3) A player is playing the same as they always have. Where they were once able to get results, the game has evolved around them, and their techniques are no longer successful.

Just my opinion.
8. Well put guys...I've seen several people (at least at the tables) suggest taking a break to possibly avoid variance but I didn't think that made any sense.

Another thing on my mind was if variance exists for purely random samples and events. I didn't think you could put purely random events into variance except as expectational values. Of course...I could be thinking of standard deviations but that's something entirely different....
9. AgonyMuffin. I just re-read my post. You're right...the actions of a person at the table are not random. I guess if you remove "random" out of that section of my post, it would make a little more sense.

I wanted to stress that each respective person's decision, albeit right or wrong has a large statistical bearing on any given hand.

ie: If a player has KK and raises 5x's the blind, you wouldn't think a person who is behind him 3-1 in chips and only holding J-8 would call (statistically speaking...even though they have 2 live). However, if a K comes on the flop and the other person needs runner-runner for a str8, you would think they would fold after a shove to put them all in. Result: J-8 calls, makes runner-runner and beats trip K's.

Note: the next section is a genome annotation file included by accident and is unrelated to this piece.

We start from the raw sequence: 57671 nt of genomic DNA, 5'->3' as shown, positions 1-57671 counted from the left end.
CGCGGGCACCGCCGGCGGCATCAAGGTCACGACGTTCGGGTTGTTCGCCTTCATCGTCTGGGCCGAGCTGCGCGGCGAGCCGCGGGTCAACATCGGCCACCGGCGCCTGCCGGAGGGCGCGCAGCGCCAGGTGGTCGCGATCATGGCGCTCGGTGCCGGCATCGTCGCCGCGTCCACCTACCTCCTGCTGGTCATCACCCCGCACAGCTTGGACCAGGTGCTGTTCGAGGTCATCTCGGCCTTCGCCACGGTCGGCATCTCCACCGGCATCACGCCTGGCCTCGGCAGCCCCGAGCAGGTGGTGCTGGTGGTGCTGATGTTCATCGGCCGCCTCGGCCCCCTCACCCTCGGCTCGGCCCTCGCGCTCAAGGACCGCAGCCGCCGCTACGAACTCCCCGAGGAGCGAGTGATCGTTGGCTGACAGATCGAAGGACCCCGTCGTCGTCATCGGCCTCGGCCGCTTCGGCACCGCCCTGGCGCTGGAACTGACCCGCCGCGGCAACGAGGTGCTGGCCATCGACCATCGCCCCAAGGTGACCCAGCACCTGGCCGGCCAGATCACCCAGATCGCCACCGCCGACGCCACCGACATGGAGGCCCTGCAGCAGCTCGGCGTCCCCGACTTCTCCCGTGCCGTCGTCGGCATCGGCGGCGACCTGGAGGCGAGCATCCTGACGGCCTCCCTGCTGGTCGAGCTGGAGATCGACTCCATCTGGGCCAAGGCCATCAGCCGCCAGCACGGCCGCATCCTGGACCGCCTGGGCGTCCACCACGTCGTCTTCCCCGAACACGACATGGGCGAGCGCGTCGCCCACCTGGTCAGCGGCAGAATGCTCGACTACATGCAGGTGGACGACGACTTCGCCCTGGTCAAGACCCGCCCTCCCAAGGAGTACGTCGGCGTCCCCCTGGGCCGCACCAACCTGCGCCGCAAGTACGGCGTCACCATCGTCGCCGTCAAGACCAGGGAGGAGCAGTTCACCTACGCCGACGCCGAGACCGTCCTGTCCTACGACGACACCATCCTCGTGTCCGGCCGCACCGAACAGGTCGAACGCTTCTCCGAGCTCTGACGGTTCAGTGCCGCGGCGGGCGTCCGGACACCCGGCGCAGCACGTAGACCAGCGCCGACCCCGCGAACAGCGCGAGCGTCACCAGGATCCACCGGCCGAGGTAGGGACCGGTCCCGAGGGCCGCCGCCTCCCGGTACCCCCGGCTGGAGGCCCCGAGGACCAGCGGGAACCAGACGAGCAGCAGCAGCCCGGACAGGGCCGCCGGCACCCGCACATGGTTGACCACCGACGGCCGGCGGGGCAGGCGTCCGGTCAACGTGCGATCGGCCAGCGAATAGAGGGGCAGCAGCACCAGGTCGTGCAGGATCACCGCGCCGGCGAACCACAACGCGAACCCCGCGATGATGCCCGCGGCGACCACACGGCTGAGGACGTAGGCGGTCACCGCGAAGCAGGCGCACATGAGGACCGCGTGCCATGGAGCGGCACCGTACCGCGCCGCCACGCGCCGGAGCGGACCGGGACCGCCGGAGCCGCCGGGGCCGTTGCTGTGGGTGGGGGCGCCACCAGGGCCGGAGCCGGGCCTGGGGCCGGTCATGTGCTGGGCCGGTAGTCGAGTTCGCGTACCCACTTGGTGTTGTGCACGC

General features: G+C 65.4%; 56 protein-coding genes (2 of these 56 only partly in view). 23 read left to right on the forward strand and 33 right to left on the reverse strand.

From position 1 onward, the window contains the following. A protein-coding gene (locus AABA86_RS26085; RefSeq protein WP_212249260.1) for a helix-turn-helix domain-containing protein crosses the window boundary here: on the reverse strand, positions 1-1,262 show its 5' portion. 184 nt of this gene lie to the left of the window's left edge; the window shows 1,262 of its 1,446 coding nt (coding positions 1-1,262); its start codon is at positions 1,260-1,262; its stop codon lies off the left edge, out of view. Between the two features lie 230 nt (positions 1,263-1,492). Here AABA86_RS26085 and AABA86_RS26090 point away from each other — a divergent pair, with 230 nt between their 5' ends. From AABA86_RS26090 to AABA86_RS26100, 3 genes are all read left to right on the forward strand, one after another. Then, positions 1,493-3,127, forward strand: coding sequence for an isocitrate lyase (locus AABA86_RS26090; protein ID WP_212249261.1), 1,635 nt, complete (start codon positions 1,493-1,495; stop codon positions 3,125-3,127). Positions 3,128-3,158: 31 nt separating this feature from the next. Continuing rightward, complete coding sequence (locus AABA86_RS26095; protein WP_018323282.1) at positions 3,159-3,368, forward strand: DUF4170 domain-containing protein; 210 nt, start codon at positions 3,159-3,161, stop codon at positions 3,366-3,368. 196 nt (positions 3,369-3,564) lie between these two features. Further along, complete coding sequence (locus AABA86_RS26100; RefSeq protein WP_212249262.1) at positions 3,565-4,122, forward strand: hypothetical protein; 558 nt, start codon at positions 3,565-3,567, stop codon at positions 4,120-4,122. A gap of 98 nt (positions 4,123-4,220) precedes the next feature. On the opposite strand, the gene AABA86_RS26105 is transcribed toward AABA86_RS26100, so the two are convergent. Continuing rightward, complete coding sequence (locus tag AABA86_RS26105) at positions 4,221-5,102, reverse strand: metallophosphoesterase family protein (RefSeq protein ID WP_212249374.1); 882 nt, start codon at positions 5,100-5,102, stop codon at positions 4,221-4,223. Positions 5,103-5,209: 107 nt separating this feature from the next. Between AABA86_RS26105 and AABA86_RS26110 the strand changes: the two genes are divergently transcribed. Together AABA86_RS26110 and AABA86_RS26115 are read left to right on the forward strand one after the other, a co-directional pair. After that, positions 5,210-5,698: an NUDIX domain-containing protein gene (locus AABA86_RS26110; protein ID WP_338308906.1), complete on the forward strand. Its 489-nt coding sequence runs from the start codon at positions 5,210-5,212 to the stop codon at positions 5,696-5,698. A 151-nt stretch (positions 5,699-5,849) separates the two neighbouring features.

Granted there are pot odds, limit sizes, table position and tournament position to consider, but I'm taking a look at the hand merely from a statistical standpoint.

Although KK played this hand relatively perfectly, instead of picking up the blinds, he loses 33% of his stack. I've heard people attribute variance to these results when it happens often. This is just unlucky isn't it? or is there some variance involved?

I think the word and term variance is used the wrong way sometimes....
10. It's both unlucky and has everything to do with variance. Variance refers to statistical fluctuations and probability theory. In the example you used, the donk runner runnered a straight. Pretty stupid to go all in, but did he have a chance? Yes. Unless something is 100%, i.e., he is drawing dead no matter what cards come, there is always the chance that he can beat three kings, although it's way less than one percent. Obviously if he keeps doing this, he'll be taking out a second mortgage soon.

But the real issue, and the point of the whole thread, is how will the guy with KK, flopping a set, going to handle this loss? I know what I'd do--I'd take a break.
11. "I think the word and term variance is used the wrong way sometimes...."

You are correct..to often its used because noone wants to admit its rigged....